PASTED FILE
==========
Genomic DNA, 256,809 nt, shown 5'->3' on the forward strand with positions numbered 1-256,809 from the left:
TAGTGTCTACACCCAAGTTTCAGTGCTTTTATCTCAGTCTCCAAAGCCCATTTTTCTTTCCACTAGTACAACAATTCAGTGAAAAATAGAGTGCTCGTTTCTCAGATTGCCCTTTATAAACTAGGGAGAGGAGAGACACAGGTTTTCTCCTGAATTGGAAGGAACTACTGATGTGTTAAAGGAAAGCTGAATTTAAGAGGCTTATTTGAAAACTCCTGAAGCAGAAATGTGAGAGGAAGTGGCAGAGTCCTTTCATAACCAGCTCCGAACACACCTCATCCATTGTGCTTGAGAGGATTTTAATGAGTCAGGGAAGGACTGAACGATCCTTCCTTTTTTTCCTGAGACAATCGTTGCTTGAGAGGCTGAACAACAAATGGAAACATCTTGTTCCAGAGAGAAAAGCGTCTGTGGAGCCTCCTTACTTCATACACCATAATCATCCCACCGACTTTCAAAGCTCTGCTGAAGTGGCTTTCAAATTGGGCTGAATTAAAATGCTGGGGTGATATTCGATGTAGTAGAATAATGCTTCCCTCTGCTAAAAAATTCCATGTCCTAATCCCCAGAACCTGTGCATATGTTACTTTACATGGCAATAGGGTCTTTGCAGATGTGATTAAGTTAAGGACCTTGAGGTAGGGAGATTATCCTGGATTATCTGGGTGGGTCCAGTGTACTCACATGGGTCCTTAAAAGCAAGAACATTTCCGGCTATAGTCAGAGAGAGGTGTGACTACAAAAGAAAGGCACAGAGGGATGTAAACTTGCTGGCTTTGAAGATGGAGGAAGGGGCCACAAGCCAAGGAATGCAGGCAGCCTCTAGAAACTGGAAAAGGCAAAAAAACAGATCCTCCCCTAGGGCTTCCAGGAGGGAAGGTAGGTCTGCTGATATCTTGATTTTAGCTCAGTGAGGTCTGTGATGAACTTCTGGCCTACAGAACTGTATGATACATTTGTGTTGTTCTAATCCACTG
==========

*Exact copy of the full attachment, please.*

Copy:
Genomic DNA, 256,809 nt, shown 5'->3' on the forward strand with positions numbered 1-256,809 from the left:
TAGTGTCTACACCCAAGTTTCAGTGCTTTTATCTCAGTCTCCAAAGCCCATTTTTCTTTCCACTAGTACAACAATTCAGTGAAAAATAGAGTGCTCGTTTCTCAGATTGCCCTTTATAAACTAGGGAGAGGAGAGACACAGGTTTTCTCCTGAATTGGAAGGAACTACTGATGTGTTAAAGGAAAGCTGAATTTAAGAGGCTTATTTGAAAACTCCTGAAGCAGAAATGTGAGAGGAAGTGGCAGAGTCCTTTCATAACCAGCTCCGAACACACCTCATCCATTGTGCTTGAGAGGATTTTAATGAGTCAGGGAAGGACTGAACGATCCTTCCTTTTTTTCCTGAGACAATCGTTGCTTGAGAGGCTGAACAACAAATGGAAACATCTTGTTCCAGAGAGAAAAGCGTCTGTGGAGCCTCCTTACTTCATACACCATAATCATCCCACCGACTTTCAAAGCTCTGCTGAAGTGGCTTTCAAATTGGGCTGAATTAAAATGCTGGGGTGATATTCGATGTAGTAGAATAATGCTTCCCTCTGCTAAAAAATTCCATGTCCTAATCCCCAGAACCTGTGCATATGTTACTTTACATGGCAATAGGGTCTTTGCAGATGTGATTAAGTTAAGGACCTTGAGGTAGGGAGATTATCCTGGATTATCTGGGTGGGTCCAGTGTACTCACATGGGTCCTTAAAAGCAAGAACATTTCCGGCTATAGTCAGAGAGAGGTGTGACTACAAAAGAAAGGCACAGAGGGATGTAAACTTGCTGGCTTTGAAGATGGAGGAAGGGGCCACAAGCCAAGGAATGCAGGCAGCCTCTAGAAACTGGAAAAGGCAAAAAAACAGATCCTCCCCTAGGGCTTCCAGGAGGGAAGGTAGGTCTGCTGATATCTTGATTTTAGCTCAGTGAGGTCTGTGATGAACTTCTGGCCTACAGAACTGTATGATACATTTGTGTTGTTCTAATCCACTG